"Raising Revenue" with Privatization

Privatization is most accurately described as a restructuring of government assets rather than as "raising revenue".  Privatization involves exchanging ownership of a relatively illiquid asset (a state-owned company) for a current asset (cash).  Considering privatization from a balance sheet perspective also emphasizes that revenue from privatization is not a cash flow like tax revenue.  Privatization revenue for a government is like an increase in a company's working capital.   Nonetheless, governments often turn to privatization for revenue to fill budgetary gaps, i.e. shortfalls in cash flow.  Governments using privatization revenue to fill budgetary gaps need to ensure that such revenue is not merely obscuring a budgetary position unsustainable in the long term.

The Kenyan government's financial position had some influence on the privatization of Kenya Airways.  The cash from the sale of 26% of Kenyan Airways to KLM came at a point when the government particularly needed additional cash, and this need for cash helped to propel the sale forward.  The privatization of Kenya Airways also helped to strengthen Kenya's record of policy reform.  Kenyan leaders felt that clear signals of reform would help Kenya attract capital both from private lenders and international financial institutions such as the World Bank.

Attaching too much significance to generating cash through privatization can lead to industry and regulatory structures that have a large social cost.  Investors are often willing to pay more for a company that is granted a de facto or de jure monopoly for particular products or services.  Monopolies raise consumer prices and create deadweight loss, in addition to often being not cost-efficient and not innovative.  Governments preoccupied with maximizing the value of a privatization will be tempted to include with a privatization monopoly rights or regulatory guarantees that suppress competition.   Granting such rights in order to garner more cash is often a short-sighted policy with high social welfare costs.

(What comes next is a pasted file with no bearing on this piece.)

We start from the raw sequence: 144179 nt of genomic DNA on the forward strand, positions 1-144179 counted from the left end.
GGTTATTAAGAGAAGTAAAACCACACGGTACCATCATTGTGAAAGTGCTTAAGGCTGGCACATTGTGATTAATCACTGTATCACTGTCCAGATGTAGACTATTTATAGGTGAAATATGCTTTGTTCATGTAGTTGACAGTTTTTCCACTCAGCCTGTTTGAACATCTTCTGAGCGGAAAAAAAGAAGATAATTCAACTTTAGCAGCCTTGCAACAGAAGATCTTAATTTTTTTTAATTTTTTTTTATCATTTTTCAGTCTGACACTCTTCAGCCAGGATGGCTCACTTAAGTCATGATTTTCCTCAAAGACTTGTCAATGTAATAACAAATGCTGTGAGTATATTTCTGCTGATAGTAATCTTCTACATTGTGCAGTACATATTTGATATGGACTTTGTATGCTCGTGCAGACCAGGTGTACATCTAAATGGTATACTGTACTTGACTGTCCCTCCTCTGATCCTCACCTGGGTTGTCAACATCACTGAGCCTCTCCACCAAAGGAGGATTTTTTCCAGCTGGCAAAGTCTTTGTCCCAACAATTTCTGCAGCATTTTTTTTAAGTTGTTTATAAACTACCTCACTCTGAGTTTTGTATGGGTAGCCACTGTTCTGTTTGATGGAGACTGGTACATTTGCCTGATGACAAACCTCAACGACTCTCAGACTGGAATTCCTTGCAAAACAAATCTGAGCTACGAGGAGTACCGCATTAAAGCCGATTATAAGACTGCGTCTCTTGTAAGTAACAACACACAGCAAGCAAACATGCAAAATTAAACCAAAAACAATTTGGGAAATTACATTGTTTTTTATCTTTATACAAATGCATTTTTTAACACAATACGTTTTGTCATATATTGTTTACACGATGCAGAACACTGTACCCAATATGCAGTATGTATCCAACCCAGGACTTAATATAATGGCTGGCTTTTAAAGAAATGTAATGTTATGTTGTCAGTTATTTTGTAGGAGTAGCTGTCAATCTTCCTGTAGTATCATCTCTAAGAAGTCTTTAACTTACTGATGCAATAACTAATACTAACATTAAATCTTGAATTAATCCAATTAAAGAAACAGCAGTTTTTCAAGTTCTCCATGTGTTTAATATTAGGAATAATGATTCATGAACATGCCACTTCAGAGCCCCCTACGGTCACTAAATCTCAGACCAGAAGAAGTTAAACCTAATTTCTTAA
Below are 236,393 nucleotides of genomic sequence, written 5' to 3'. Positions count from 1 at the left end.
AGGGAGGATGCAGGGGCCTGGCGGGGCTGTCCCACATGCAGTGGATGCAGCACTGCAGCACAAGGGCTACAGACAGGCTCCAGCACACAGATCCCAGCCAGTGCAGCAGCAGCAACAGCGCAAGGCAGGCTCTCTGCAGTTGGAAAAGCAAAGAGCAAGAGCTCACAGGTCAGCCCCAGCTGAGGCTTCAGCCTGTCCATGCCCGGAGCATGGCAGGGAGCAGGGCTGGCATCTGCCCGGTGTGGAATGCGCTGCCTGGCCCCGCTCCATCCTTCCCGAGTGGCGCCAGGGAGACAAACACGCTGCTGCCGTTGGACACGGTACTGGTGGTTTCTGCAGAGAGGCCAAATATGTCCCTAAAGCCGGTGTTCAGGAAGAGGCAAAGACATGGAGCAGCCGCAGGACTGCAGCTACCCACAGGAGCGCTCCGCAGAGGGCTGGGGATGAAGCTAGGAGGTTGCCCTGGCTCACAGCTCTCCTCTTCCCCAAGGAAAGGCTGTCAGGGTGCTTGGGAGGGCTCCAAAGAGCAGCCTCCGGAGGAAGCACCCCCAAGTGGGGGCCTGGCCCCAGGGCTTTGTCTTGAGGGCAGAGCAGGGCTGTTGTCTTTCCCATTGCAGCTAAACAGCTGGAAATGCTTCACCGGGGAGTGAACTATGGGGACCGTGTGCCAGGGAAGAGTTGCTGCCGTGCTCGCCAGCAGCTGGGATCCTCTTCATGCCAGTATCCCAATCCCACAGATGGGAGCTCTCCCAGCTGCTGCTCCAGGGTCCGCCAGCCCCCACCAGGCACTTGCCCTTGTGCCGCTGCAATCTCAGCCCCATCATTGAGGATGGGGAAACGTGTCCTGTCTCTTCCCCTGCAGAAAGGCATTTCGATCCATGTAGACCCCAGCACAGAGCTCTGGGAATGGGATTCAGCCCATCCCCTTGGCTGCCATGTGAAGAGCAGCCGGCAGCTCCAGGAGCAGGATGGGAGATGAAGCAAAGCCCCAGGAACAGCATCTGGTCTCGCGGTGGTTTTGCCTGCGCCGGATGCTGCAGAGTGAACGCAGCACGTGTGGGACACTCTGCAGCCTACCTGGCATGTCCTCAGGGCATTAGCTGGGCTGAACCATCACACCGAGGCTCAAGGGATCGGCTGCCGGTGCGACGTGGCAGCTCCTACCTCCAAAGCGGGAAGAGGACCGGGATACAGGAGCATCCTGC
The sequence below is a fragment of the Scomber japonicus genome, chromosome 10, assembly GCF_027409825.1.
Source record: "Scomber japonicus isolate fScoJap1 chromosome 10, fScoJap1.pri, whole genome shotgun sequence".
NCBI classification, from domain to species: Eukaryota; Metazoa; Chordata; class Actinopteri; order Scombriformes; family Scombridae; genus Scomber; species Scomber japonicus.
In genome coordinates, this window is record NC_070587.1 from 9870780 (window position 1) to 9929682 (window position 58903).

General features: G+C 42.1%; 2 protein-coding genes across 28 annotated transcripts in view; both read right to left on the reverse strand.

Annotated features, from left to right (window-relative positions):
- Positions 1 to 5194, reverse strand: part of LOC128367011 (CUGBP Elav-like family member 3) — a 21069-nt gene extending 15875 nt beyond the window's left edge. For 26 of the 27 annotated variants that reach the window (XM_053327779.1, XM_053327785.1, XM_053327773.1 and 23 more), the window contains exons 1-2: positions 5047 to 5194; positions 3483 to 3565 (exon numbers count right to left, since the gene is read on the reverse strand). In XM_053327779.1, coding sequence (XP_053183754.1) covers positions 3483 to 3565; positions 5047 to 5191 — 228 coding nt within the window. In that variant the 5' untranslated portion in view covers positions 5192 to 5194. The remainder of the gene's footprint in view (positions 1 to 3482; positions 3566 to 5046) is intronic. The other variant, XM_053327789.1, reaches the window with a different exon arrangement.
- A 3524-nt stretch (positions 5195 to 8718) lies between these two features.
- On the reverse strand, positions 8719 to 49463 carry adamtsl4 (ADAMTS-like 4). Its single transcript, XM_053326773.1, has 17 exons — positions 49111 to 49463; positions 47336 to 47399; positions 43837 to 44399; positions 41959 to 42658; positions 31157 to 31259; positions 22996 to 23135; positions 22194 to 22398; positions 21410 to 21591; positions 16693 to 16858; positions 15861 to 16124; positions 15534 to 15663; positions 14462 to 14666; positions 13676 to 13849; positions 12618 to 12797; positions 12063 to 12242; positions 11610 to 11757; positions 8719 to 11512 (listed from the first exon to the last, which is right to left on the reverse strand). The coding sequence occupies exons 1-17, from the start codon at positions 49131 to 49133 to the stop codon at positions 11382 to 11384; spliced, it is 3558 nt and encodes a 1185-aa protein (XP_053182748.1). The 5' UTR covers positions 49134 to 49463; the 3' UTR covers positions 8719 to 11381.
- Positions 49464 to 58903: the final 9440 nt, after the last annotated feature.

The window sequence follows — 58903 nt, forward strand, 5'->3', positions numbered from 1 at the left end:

As part of the privatization of Kenya Airways, the Kenyan government made commitments to retain the existing regulatory structure of the Kenyan airline market for at least five years.  In particular, the Kenyan government committed

While these commitments give Kenya Airways a certain measure of protection from possible domestic competitors, they do not imply a grant of monopoly power to Kenya Airways.  The foreign correspondent on any bilateral route provides some competition for carrying passengers from and to Kenya on that route.  A more radical liberalization of airline markets, such as one which would eliminate the bilateral route structure and allow open competition for carriage between country pairs, would require an international agreement rather than merely Kenyan government action.

A government's revenue target for a privatization may affect its judgment about an acceptable private bid for shares or about an appropriate offering price in an initial public offering. There can be considerable uncertainty about the value of a state owned enterprise. A preoccupation with valuation may cause significant delays.  On the other hand, governments may face a political backlash if state assets are sold to private investors at what are perceived to be unrealistically low prices. Governments need to recognize that significant social returns from privatization, such as promoting the development of a competitive industry and deepening equity markets, are not incorporated in the value of the privatization transaction. These returns from privatization suggests the importance of a pragmatic approach to valuation that allow privatization to proceed expeditiously.

As the timeline shows, a policy goal of privatizing Kenya Airways was established in 1992. Overall the Kenyan government sold 77% of Kenya Airways. From KLM's purchase in December 1995 of 26% of Kenya Airways, the Kenyan Treasury received US$26 million cash (equivalent to about KShs. 1,374 million at the bid acceptance date). Kenya Airways also received from KLM technical and service facilities valued at US$3 million. From the public offering of 51% of Kenyan Airways shares, completed in May, 1996, the Kenyan Treasury received KShs. 2649 million.

Questions for Discussion

1. If the Kenyan government had significant surplus cash flow in its budget, would it have privatized Kenya Airways?  Should it have privatized Kenya Airways if there was no need for cash?

2. Was an appropriate regulatory structure for the Kenyan airline industry established in conjunction with the privatization of Kenya Airways?

3. What were the net implications for the Kenyan budget of restructuring and privatizing Kenya Airways?

Go to Kenya Airways: Case Study in Privatization

Go to Topics in Economic Policy